Refreshed, I buy another cold drink and on the road, the first thing I see is an elephant leaning against a tree fast asleep. These huge creatures cannot lie down after the age of about eight years old as their weight would crush their ribcages. They only sleep about four hours out of every 24 and then in short naps. The rest of the time is spent eating. Elephants have veins very close to the skin at the back of their ears which they flap in order to cool themselves. For their head size, one would imagine a very large brain but it is actually very small, about walnut size. Elephants teeth are replace six times during their lifetime and after the last set of teeth have worn down, they struggle to eat. The approximate age of the elephant can be seen by their dung, the finer chewed leaves mean a younger elephant. There are huge herds of impala, wildebeest and zebra around. Even in enclosed areas such as this park, they still tend to migrate in order to find food. Wildebeest look like cattle but are classified as antelope. A pedal gland situated on the front feet is used in marking their territory, the substance secreted from this smells like tar. The youngsters are very light brown when born, and on seeing one feeding from his mother, I once had someone with me exclaim “Look there is an impala feeding off a wildebeest”. Okay, we are not all rocket scientists! Ah! The stories I could tell! I smile in memory of some of them. I think one of the best was about the professor from Florida who came on a tour with me. Before coming here, he asked his two children what they wanted him to bring back for them from Africa. The six year old thought a bit and said “Daddy, please bring me a hippo to swim in the pool” The four year piped up and said “Daddy, please bring me a giraffe to pick the coconuts off the tree” and I can always imagine our customs officers faces when he turns up at the airport with these two animals in tow and tried to explain his gifts.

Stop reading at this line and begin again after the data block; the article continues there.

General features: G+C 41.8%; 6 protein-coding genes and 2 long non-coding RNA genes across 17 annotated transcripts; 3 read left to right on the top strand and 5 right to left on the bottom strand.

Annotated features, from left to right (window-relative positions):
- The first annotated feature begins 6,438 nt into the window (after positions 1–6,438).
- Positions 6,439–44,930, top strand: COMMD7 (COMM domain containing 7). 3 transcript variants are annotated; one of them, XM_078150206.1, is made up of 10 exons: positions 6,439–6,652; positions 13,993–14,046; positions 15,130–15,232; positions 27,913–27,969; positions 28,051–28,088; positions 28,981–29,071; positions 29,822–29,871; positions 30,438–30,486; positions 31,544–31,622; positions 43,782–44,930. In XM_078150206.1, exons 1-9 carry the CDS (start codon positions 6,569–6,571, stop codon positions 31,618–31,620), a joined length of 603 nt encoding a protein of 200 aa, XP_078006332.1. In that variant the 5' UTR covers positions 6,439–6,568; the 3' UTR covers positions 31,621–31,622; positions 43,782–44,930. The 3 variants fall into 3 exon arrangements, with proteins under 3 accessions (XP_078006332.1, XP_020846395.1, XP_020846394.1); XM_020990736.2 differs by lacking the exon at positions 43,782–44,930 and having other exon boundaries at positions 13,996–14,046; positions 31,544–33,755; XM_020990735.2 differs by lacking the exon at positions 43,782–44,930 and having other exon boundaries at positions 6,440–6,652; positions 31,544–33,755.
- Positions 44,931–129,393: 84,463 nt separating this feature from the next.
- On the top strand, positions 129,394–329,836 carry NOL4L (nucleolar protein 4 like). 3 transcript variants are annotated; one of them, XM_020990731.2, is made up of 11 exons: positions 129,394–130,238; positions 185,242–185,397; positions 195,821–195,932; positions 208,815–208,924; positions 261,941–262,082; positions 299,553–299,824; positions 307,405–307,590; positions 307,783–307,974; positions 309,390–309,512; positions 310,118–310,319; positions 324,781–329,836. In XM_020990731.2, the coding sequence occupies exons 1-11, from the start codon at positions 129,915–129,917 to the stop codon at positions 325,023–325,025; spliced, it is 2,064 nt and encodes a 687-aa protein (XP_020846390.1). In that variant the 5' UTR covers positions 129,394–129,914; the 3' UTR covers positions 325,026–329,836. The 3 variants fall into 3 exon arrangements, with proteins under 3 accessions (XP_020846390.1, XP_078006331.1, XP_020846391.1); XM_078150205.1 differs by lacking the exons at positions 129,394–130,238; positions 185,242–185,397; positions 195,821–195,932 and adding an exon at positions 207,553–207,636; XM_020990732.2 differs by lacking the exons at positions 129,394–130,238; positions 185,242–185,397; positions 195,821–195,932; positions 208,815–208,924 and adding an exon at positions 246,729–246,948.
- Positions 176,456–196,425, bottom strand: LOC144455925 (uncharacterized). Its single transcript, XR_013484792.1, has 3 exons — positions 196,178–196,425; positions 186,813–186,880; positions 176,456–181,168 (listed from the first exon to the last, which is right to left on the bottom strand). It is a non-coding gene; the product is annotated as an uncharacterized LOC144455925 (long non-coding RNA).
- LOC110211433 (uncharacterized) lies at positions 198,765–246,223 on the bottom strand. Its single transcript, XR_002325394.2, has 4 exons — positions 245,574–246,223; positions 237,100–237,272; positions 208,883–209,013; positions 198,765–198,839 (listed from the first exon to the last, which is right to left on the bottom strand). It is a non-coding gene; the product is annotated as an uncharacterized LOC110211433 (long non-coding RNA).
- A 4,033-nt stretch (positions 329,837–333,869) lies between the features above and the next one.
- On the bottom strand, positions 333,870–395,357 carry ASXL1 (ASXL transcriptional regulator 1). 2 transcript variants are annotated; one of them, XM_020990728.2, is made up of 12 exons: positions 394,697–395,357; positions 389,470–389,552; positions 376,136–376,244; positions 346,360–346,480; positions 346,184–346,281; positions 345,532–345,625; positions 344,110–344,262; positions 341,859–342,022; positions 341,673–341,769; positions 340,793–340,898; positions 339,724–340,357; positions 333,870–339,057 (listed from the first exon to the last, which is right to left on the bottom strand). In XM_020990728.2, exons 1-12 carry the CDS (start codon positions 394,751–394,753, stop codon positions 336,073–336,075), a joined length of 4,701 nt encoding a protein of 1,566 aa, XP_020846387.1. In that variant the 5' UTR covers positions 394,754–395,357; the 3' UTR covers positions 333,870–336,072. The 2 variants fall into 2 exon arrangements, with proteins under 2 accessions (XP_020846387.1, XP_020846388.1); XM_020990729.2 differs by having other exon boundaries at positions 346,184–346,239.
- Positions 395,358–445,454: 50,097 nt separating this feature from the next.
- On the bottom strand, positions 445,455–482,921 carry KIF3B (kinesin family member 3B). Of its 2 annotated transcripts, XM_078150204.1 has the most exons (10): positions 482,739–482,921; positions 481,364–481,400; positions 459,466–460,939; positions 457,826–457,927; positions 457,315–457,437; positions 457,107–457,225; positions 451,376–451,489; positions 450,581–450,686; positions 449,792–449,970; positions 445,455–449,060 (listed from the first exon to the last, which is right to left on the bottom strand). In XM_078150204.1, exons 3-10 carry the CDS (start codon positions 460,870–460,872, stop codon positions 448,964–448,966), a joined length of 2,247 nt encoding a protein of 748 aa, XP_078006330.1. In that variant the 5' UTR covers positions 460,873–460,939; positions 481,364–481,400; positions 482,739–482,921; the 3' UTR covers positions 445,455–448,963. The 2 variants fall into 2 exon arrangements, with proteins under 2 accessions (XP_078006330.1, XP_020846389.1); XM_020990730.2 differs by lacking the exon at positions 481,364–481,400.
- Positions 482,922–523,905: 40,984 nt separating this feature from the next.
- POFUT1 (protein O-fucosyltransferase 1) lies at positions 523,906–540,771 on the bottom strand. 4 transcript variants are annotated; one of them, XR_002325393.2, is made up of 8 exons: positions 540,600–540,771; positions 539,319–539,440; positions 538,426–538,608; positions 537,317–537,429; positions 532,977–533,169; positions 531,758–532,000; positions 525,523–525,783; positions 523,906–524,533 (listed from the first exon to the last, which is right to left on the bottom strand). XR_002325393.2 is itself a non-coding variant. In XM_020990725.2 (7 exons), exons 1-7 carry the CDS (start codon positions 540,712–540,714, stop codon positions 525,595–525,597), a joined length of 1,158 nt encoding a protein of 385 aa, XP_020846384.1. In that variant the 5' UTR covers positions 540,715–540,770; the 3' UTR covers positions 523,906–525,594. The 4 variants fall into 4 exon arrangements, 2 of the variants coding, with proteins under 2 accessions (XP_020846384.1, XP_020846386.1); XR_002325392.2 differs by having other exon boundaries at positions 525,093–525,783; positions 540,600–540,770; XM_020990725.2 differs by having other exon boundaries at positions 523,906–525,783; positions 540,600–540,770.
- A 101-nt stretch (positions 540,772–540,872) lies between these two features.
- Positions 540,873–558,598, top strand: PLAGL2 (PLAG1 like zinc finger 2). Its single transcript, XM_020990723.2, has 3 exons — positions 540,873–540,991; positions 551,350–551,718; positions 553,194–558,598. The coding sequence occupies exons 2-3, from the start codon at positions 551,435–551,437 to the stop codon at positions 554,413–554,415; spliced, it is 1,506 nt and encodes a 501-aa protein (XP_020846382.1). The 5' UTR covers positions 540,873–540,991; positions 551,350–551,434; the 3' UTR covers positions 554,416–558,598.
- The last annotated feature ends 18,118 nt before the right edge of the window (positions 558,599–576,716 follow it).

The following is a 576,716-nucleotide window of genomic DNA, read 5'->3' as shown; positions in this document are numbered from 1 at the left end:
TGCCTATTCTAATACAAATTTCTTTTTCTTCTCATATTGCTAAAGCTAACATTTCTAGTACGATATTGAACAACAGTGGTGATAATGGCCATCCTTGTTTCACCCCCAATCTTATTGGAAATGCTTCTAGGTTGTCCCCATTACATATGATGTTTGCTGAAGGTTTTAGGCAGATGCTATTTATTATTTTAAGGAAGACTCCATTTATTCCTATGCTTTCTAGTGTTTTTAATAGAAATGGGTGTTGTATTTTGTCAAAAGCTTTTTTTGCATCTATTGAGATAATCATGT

The heat seems to be coming off the road in a haze. I think of cool showers and swimming pools. And ice cream! There is a huge area where no animals are to be seen and I gather from this that it is not sweet grass growing there. The sky is almost white in color and nothing much stirs. But it will cool down soon and I look forward to reaching camp. I eventually see a herd of Sable antelope. What a magnificent find! They are not often seen and are definitely our most graceful buck. They stand almost as tall as a horse and have razor sharp back-curving horns. The males are almost totally black with white bellies, the females and young a chestnut brown. What luck! They are standing on a small raised piece of ground and I get some terrific pictures of them. This is definitely a bonus as I get to see them only once in about twenty trips. I stay there for about a half an hour taking more pictures but eventually I need to move on.